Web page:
Mum of premature babies says hospital staff are “angels”

Casey Nickson with her daughter Annabelle who spent Christmas in the Neonatal Unit at Blackpool Victoria Hospital

A young mum of five, whose premature baby girl was in Blackpool Victoria Hospital’s Neonatal Unit over Christmas, described nursing staff as “angels”.

Casey Nickson, 27, from Layton, who needed heart surgery at the Lancashire Cardiac Centre in Blackpool in 2011 during one of her pregnancies, said she owed everything to the NHS staff who had looked after her and her five children.

Casey’s four sons, Scott, 7, Jack, 5, Charlie-George, 3, and Louie, 11 months, were born early and Annabelle, who is just 11 weeks old, born on October 1 and whose due date was January 17, is being cared for by staff on the unit. Louie was also nursed on the unit and he will be one year old on Boxing Day.

Little Annabelle, who weighed just 1lb and 3oz when she was born – just 2oz bigger than her brother Louie – came as quite a surprise to Casey as she was due to be sterilised on May 12 and only found out she was pregnant on May 7.

Annabelle was born in Preston because the Neonatal Unit in Blackpool only cares for premature babies up to 27 weeks. As Annabelle grew stronger she was moved from Preston to Blackpool.

Casey’s husband Ross, 33, who works for Fylde Borough Council as a HGV driver, was surprised, scared and delighted as the couple hadn’t planned on having any more children.

Casey Nickson with her son Louie, 11 months, who was also cared for in the Neonatal Unit at Blackpool Victoria Hospital

Casey said: “Ross is a fantastic dad. He’s besotted with Annabelle. He has always wanted a girl. We’re both from big families so we’re happy to have five children.”

The entire family was pleased yet concerned when the pregnancy was confirmed as Casey’s health issues could have put her at serious risk.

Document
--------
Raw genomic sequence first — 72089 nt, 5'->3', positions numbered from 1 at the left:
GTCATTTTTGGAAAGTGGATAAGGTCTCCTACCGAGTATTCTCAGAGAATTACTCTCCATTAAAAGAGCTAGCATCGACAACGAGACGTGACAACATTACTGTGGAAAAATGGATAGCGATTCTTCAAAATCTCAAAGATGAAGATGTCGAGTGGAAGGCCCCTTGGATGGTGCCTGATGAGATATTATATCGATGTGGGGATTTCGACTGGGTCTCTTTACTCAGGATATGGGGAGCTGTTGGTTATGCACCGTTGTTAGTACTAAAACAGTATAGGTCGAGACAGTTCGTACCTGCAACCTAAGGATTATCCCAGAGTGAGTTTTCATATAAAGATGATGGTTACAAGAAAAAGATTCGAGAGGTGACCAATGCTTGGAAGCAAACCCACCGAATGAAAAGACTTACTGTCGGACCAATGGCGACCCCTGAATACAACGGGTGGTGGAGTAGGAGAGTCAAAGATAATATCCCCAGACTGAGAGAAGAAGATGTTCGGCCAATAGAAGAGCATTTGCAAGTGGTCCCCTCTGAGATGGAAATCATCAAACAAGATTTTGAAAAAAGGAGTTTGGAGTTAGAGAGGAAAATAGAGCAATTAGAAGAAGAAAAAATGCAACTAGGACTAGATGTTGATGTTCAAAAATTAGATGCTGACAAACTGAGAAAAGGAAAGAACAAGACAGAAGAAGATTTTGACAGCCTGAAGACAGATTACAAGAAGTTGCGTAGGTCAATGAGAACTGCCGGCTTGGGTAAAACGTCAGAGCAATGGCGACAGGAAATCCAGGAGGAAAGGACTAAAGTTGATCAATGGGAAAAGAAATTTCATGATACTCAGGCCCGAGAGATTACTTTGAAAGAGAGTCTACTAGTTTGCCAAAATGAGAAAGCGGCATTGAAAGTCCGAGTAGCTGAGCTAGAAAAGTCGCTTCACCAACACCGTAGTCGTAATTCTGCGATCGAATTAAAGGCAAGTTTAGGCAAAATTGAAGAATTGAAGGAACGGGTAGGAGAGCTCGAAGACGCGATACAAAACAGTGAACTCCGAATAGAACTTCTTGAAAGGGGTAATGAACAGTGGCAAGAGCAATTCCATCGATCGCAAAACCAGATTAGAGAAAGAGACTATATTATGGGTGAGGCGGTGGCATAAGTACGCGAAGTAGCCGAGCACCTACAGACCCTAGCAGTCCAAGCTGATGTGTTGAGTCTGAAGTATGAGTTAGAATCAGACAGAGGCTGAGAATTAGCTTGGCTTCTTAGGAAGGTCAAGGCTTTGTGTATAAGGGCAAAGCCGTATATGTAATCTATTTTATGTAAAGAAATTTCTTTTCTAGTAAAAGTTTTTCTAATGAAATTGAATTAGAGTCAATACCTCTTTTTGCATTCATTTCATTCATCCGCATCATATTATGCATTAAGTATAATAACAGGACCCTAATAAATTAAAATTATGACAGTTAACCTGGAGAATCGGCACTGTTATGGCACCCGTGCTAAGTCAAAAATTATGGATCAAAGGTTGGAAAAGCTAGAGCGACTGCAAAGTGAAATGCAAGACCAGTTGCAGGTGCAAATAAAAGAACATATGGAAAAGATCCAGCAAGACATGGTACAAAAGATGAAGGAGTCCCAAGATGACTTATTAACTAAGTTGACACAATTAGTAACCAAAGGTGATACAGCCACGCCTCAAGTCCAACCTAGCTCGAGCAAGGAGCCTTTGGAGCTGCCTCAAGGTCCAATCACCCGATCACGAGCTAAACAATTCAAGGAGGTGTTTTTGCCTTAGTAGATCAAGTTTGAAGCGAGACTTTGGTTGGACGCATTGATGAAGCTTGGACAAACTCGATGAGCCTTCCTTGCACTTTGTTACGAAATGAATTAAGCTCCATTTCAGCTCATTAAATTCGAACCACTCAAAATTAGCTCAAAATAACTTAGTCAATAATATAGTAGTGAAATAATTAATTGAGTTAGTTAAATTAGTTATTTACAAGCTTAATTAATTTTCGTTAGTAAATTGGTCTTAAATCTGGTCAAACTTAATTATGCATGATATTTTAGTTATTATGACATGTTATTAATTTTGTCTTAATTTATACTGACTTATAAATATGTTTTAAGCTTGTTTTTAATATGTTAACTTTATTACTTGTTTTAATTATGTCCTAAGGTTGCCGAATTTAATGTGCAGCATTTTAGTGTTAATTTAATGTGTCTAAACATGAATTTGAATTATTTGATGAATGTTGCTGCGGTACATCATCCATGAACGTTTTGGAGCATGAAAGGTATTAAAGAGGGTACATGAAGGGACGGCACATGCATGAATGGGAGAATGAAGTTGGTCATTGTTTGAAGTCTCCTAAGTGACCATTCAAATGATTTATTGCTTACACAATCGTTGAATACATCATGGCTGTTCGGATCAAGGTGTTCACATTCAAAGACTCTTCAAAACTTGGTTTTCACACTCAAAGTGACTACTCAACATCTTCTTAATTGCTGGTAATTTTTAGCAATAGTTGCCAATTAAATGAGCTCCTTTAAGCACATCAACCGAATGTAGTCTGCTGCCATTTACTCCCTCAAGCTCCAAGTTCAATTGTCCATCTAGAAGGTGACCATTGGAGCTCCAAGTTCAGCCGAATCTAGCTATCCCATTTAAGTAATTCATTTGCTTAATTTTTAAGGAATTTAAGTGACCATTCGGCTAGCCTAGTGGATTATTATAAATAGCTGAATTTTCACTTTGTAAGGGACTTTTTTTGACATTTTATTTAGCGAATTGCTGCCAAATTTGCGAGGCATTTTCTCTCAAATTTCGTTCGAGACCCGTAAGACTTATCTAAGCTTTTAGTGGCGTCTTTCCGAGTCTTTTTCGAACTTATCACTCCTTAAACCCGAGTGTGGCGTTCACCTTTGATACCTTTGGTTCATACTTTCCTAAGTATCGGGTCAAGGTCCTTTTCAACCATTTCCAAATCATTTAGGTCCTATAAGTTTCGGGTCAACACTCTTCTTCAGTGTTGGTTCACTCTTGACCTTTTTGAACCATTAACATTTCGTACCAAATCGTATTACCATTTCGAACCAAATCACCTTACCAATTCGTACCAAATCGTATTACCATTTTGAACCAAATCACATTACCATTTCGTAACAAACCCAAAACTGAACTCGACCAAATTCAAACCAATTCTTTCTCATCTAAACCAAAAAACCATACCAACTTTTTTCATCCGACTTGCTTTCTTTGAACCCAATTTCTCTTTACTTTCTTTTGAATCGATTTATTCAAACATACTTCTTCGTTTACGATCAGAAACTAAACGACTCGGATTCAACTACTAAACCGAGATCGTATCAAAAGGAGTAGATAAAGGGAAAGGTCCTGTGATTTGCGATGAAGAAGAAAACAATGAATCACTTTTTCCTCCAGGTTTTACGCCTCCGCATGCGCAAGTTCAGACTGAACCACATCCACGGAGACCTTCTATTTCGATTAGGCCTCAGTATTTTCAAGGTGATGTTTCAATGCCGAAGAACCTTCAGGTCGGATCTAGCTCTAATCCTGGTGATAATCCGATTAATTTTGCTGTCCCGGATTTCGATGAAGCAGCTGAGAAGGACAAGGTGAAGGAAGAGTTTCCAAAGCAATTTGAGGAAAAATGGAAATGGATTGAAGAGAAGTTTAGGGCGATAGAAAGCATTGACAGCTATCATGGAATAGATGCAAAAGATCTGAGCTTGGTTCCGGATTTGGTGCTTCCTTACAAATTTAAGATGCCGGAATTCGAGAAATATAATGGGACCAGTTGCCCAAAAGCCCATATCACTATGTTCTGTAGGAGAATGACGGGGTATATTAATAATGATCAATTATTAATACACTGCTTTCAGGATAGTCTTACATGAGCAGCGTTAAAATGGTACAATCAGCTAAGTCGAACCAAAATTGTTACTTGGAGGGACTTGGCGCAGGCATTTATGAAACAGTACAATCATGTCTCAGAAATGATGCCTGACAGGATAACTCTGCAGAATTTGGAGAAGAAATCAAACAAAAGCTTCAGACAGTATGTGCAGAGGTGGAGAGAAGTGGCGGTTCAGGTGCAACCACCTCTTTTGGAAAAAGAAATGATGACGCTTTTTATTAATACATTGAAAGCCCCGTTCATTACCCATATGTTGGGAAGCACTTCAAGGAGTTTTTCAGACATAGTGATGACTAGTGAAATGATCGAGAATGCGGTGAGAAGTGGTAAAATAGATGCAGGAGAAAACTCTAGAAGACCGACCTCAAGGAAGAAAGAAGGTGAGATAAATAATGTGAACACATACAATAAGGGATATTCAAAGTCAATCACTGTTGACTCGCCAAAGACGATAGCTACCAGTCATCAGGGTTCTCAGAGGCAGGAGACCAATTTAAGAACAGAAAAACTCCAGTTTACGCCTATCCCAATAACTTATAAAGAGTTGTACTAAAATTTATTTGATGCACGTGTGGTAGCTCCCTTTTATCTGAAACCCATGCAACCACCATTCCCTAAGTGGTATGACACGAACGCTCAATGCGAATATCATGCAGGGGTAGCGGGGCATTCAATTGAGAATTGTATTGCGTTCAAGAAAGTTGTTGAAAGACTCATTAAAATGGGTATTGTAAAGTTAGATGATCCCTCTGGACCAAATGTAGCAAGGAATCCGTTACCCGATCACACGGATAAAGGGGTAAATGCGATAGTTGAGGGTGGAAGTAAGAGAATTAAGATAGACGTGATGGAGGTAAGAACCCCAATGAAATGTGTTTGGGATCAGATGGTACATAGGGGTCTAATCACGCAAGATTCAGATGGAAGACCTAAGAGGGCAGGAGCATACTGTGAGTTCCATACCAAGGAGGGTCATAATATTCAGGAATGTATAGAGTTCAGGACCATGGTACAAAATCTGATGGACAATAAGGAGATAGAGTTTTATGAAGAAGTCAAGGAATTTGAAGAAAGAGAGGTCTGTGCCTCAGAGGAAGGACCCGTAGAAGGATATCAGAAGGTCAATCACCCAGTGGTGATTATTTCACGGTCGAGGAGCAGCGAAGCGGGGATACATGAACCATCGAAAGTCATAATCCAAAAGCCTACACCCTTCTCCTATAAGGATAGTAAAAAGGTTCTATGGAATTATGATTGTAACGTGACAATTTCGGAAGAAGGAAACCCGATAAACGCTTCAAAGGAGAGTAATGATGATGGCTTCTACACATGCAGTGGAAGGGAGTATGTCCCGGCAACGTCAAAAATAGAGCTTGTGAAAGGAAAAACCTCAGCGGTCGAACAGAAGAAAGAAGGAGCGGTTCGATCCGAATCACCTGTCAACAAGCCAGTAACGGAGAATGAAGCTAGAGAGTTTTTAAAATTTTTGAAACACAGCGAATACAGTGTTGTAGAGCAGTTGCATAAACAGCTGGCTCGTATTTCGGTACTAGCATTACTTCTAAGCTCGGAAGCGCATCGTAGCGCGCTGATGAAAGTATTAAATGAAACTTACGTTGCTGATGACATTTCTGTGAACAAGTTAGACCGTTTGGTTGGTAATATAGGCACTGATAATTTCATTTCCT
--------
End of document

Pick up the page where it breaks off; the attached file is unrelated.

Casey, who previously worked as a registered nurse, explained: “When I had my second son Jack I didn’t know I was poorly.

“I found out that I had a hole in my heart and I had a condition called Guillain-Barre Syndrome (a disorder in which the body’s immune system attacks part of the peripheral nervous system).

“I also had serious health problems during some of my other pregnancies.

“I’d had Louie at 24 weeks and I had infection after infection. I was very poorly. I got sepsis. Louie spent eight and a half weeks at Preston and eight and a half weeks at Blackpool. I wanted to be here all the time when Louie was in hospital but I had three other children at home. It was heart-breaking but still joyful at times.

“With Annabelle, I got sent to Manchester for a plan to be put in place and had to have a stitch in my cervix at Blackpool but unfortunately it didn’t work.”

Despite the best efforts of hospital staff, Annabelle arrived early and will be on oxygen until she is strong enough to return home.

Casey thanked the staff who had helped her: “The only way to describe the staff is – they are angels.

“I have been here on the Neonatal Unit in Blackpool three times now. We can’t thank the staff enough. It’s hard to put into words just how grateful we are.

“You don’t just take away memories of people who have cared for your babies – you take away friends for life.”

Ross’ parents, Carol Nickson and Mark Carlton, are highly delighted that Annabelle is doing well and will hopefully be home soon. Casey and Ross say they can’t thank them enough for all their support and help through this past year as they wouldn’t have got through it.

Casey said: “We also owe huge thanks and gratitude to Jackie Dyson, Heather and Lee Hogarth, who are godparents to the children, for all the support and help they have given us. We would not have been able to visit the hospital as often otherwise and been able to cope.”

Casey said her grandparents, Marj and Frank Franklin, who had been like parents to her as her dad has passed away and her mum is not around, were also over the moon with Annabelle.




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